June 20, 2010
June 20, 2010
June 23, 2010
15.435.1 - 15.435.12
Early Undergraduate Research at the University of Southern Indiana
The University of Southern Indiana (USI) is a participant in a National Science Foundation grant project to expose talented freshman STEM majors to research through a summer program at the completion of their freshman year with one-on-one mentoring with faculty members for that summer, their sophomore year, and the summer after their sophomore year. The first offering of this program occurred during summer of 2009 with three engineering faculty members selected to provide guidance to four freshmen. The students had the opportunity to not only work on their projects, but also to learn about projects that other students and faculty were doing in the basic sciences. This paper will present the early results of this program, both for the summer portion and the on-going mentoring relationships. Assessment methods include student performance in their sophomore classes and qualitative assessment of student attitudes. A departmental strategy for continuation of this program after expiration of the grant will also be explored.
At the University of Southern Indiana (USI), and throughout the nation, post-secondary science, technology, engineering, and math (STEM) programs are having difficulty with the recruiting and retention of students. The National Science Foundation (NSF) created the STEM Talent Expansion Program (STEP) grants to help devise ways to address these issues. USI received a grant from the NSF in 2008 to take a 4-pronged approach towards increasing the number of STEM graduates in our region. The funds are being used to engage STEM majors in early undergraduate research, to provide more intensive academic advising to at-risk STEM majors early in their undergraduate education, to improve K-12 STEM outreach programs in the region, and to provide better training for K-16 teachers in the STEM fields.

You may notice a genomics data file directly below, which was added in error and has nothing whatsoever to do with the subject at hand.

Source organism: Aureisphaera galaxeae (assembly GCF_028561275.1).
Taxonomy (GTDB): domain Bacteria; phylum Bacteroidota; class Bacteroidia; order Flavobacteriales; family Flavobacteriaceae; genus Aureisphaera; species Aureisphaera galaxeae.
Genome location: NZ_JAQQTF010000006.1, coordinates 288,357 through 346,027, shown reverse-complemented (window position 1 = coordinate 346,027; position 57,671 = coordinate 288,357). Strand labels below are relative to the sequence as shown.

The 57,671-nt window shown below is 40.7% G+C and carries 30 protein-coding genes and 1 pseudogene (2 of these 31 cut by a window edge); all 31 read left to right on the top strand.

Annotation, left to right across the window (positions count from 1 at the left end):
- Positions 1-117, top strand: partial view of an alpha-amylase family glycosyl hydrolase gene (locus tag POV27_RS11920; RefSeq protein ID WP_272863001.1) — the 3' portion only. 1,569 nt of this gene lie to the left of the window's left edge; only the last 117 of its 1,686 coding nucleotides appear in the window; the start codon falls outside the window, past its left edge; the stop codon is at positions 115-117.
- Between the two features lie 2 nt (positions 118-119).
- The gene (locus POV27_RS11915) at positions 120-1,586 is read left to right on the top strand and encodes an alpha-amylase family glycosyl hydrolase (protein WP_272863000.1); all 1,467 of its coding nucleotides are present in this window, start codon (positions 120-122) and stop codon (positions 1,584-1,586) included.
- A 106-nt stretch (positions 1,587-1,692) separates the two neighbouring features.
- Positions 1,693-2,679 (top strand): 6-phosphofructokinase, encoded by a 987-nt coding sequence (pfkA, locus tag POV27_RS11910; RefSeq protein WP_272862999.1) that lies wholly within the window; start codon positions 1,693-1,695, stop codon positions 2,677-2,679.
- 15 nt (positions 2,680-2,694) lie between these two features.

It is particularly important to USI that we increase our retention and graduation rates within our STEM programs. Data indicate that only 13% of STEM freshmen actually graduate with STEM degrees from our institution by the 6 year point. Roughly 50% of incoming STEM freshmen have transferred out of the STEM programs by the end of their freshman year. A further 20% of those incoming STEM majors have transferred out by the end of their sophomore year.
This paper will focus on the initial successes of the early undergraduate research program in the Engineering Department. The early undergraduate research program provides an immersion into STEM research for selected volunteers from the freshman population majoring in STEM programs. Eligibility criteria for the students are that they have a minimum of a 2.75 cumulative GPA on a 4.0 scale, be full time students who have taken at least 12 semester hours in their first and second semesters, have taken at least one STEM course, and have good academic and disciplinary standing at the university. Interested students review research proposals that are posted on-line by potential faculty mentors. They apply for the program through the Pott College of Science and Engineering. Applications must include a letter of recommendation from a faculty member.
Mitchell, Z., & Lara Gracia, M., & Diersing, R., & Kissel, G. (2010, June), Early Undergraduate Research At The University Of Southern Indiana Paper presented at 2010 Annual Conference & Exposition, Louisville, Kentucky. https://peer.asee.org/16980
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